Learning to Write / Writing to Learn is a collection of structures and strategies that evolved as I had to adapt my teaching to changing circumstances over the 30 years I spent as a classroom teacher. Some ideas seemed to stick – and others fell away. The best way I can put it now is that L2W/W2L is what stuck.
When I started teaching 4th grade in 1968, I fell in love with “teaching” creative writing. At some point along the way, however, I realized that writing – and certainly creativity – cannot be taught. Rather, it is the job of the teacher to create an environment within which students can experience themselves as writers. Once that happens, the teacher’s role becomes one of guiding and modeling for young writers. If too much “teaching” happens before a child has discovered the joy of writing, it will be difficult, if not impossible, to ever convince that person that writing is a natural process – accessible to everyone.
In the 1980’s I became even more excited about writing. My district sponsored a series of workshops through the UCLA Writing Project, and for the first time in my life I began to experience myself as a writer. Not only that, since I had moved from a self-contained elementary classroom to teaching five 8th grade English classes each day, I began learning from my students what they needed in order to grow as writers.
Unfortunately the educational climate shifted in the 1990’s, and the excitement that I was feeling the previous decade was becoming harder and harder to maintain. Test scores became the gold standard for assessing student success, and by 1998 I realized that the structures and strategies that I had incorporated into my teaching were going to be replaced by mandated scripted programs that were “evidence-based” promising to boost test scores. No one seemed care about how students felt about writing – or whether or not they would continue to write after the test.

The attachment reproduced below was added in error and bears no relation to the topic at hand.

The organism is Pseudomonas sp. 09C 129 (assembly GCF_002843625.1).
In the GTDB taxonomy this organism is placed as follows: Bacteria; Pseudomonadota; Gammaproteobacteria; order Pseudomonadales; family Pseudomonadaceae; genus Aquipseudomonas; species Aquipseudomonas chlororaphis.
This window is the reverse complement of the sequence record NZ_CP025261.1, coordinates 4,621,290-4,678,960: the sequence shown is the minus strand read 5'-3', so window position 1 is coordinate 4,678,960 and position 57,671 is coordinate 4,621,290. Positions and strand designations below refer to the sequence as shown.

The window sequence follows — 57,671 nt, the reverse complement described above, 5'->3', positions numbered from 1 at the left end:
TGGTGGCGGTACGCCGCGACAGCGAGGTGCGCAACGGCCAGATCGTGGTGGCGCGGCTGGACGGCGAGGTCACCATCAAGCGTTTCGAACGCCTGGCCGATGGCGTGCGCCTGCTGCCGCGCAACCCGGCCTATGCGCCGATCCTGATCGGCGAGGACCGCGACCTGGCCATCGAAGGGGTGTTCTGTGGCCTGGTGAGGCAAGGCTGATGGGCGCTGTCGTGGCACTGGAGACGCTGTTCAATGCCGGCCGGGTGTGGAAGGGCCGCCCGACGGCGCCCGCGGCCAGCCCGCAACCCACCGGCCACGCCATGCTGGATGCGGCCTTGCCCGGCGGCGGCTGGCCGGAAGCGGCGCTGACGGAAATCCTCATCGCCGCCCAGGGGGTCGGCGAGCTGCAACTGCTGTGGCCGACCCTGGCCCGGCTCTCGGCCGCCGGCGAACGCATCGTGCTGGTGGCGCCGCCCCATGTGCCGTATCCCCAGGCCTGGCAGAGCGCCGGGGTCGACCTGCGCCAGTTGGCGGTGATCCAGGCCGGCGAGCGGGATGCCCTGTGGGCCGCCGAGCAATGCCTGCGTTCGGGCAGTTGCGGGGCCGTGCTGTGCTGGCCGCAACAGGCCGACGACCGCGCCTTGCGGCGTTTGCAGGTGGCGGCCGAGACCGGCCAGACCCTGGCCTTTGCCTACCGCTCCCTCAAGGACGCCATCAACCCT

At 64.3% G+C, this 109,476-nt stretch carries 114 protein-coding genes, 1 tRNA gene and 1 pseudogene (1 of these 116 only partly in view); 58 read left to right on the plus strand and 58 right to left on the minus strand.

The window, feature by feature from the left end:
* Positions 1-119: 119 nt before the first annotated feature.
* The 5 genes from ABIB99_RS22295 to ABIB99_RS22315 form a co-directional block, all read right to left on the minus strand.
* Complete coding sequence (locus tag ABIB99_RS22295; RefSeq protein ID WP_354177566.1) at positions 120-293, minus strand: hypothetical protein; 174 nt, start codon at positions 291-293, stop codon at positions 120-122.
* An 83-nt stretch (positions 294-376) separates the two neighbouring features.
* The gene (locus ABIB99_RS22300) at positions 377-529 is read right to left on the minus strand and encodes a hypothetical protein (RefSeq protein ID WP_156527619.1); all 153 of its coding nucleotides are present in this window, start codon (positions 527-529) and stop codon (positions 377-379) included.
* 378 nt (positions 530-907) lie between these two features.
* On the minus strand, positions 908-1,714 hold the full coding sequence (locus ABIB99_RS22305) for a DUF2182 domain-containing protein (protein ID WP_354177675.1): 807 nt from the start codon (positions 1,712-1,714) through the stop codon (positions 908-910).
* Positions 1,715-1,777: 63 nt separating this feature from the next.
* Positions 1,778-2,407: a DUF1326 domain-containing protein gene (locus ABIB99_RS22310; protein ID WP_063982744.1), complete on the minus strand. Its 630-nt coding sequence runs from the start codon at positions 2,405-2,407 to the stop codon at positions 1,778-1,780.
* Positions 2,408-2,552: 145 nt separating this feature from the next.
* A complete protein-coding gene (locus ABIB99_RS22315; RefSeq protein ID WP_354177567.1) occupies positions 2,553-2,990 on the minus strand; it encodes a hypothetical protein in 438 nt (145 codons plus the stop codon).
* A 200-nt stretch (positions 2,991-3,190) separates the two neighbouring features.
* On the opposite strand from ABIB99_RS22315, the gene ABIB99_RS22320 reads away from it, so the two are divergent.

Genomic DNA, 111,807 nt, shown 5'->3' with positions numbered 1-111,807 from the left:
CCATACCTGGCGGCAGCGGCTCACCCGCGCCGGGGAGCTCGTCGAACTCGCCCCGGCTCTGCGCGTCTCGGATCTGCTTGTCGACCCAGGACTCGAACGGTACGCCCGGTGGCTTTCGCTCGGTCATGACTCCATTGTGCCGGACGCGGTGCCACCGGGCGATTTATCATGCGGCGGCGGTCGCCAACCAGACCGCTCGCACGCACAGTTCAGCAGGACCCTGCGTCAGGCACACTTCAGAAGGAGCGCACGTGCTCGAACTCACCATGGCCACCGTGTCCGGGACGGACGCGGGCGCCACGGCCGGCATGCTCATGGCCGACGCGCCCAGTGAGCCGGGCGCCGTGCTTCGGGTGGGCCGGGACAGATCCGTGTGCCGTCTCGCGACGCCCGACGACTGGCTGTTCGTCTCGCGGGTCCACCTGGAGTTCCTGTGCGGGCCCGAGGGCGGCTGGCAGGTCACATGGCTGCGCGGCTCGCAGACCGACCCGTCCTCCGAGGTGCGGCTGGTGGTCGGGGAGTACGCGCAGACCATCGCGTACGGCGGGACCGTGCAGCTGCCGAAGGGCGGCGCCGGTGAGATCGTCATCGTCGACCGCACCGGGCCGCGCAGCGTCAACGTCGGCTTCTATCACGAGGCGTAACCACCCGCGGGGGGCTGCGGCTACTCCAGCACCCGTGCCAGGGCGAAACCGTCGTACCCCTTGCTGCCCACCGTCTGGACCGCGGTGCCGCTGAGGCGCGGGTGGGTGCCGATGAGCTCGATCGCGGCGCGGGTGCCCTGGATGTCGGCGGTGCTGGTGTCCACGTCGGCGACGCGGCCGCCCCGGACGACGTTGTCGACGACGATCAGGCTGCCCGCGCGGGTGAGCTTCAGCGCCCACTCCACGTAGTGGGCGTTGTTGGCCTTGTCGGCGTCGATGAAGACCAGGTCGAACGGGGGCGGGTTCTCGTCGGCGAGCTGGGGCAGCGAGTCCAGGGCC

I left classroom teaching in 1998 and had the opportunity to develop writing workshops for teachers. For over 15 years I’ve been thinking about how I might eventually compile all of that material into a book – but since it is not a linear program I’ve never come up with a central focus – until now.
We’ve all been hearing a lot about the Common Core so I finally decided to try to find out what all the commotion is about. Since I’m mainly interested in writing, I went directly to this page: Anchor Standards / Writing / K-12
The first thing that amazed me about this page was that there are only 10 standards that are grouped into 4 categories. The only problem as I see it is that the standards are written in that rare dialect called “Educationeze” and it takes a bit of effort to wade through the verbiage and figure out what they really mean.
Also amazing to me is that if people would take the time to translate the standards into simple English, they might see that all the commotion is really “much ado about nothing.” Here is my first attempt at simplification:
CLICK HERE: COMMON CORE STANDARDS for WRITING simplified
So now, I think I finally have a focus for Learning to Write / Writing to Learn. After simplifying the standards I realized that not only are they in the wrong order … they are not really “standards.” They are COMPETENCIES; they are what students should know and be able to do before they leave school.
My plan for this website is to archive, in no particular order, the documents that I’ve created – or adapted – over the years to use with students, or with teachers in staff development workshops. Some of the documents that I will post may still have some of my “notes to self” … but that will change as I re-read and edit. I’m using this site as a first draft, so I welcome questions, comments – or any feedback you might have for me.